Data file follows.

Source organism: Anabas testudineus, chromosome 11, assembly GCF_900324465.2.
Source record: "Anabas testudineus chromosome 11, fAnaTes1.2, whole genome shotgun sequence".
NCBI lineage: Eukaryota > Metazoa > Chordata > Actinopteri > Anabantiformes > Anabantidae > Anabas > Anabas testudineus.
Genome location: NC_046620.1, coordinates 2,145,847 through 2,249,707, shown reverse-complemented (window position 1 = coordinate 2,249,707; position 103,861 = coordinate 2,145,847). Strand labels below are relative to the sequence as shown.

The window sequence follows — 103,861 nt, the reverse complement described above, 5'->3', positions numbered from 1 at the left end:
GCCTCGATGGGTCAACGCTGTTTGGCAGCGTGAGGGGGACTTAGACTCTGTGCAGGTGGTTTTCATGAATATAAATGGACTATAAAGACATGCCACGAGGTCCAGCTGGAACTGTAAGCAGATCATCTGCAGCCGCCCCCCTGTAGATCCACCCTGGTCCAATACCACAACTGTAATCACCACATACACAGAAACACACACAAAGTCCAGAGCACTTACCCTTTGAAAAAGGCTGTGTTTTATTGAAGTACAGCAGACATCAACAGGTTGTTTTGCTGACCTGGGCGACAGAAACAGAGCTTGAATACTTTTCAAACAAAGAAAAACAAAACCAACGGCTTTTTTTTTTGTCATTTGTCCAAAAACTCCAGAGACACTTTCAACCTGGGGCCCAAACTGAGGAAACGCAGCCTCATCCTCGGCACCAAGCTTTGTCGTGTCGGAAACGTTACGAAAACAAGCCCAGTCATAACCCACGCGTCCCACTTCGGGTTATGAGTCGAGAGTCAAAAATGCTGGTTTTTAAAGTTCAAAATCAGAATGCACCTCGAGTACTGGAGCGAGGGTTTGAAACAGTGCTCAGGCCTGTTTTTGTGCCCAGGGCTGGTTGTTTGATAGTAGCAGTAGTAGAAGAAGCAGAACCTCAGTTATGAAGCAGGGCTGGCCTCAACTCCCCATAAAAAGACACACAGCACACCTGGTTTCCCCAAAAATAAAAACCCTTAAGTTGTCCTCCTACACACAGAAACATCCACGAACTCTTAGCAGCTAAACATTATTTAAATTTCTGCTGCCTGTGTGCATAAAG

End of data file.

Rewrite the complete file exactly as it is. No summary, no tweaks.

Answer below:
Source organism: Anabas testudineus, chromosome 11, assembly GCF_900324465.2.
Source record: "Anabas testudineus chromosome 11, fAnaTes1.2, whole genome shotgun sequence".
NCBI lineage: Eukaryota > Metazoa > Chordata > Actinopteri > Anabantiformes > Anabantidae > Anabas > Anabas testudineus.
Genome location: NC_046620.1, coordinates 2,145,847 through 2,249,707, shown reverse-complemented (window position 1 = coordinate 2,249,707; position 103,861 = coordinate 2,145,847). Strand labels below are relative to the sequence as shown.

The window sequence follows — 103,861 nt, the reverse complement described above, 5'->3', positions numbered from 1 at the left end:
GCCTCGATGGGTCAACGCTGTTTGGCAGCGTGAGGGGGACTTAGACTCTGTGCAGGTGGTTTTCATGAATATAAATGGACTATAAAGACATGCCACGAGGTCCAGCTGGAACTGTAAGCAGATCATCTGCAGCCGCCCCCCTGTAGATCCACCCTGGTCCAATACCACAACTGTAATCACCACATACACAGAAACACACACAAAGTCCAGAGCACTTACCCTTTGAAAAAGGCTGTGTTTTATTGAAGTACAGCAGACATCAACAGGTTGTTTTGCTGACCTGGGCGACAGAAACAGAGCTTGAATACTTTTCAAACAAAGAAAAACAAAACCAACGGCTTTTTTTTTTGTCATTTGTCCAAAAACTCCAGAGACACTTTCAACCTGGGGCCCAAACTGAGGAAACGCAGCCTCATCCTCGGCACCAAGCTTTGTCGTGTCGGAAACGTTACGAAAACAAGCCCAGTCATAACCCACGCGTCCCACTTCGGGTTATGAGTCGAGAGTCAAAAATGCTGGTTTTTAAAGTTCAAAATCAGAATGCACCTCGAGTACTGGAGCGAGGGTTTGAAACAGTGCTCAGGCCTGTTTTTGTGCCCAGGGCTGGTTGTTTGATAGTAGCAGTAGTAGAAGAAGCAGAACCTCAGTTATGAAGCAGGGCTGGCCTCAACTCCCCATAAAAAGACACACAGCACACCTGGTTTCCCCAAAAATAAAAACCCTTAAGTTGTCCTCCTACACACAGAAACATCCACGAACTCTTAGCAGCTAAACATTATTTAAATTTCTGCTGCCTGTGTGCATAAAG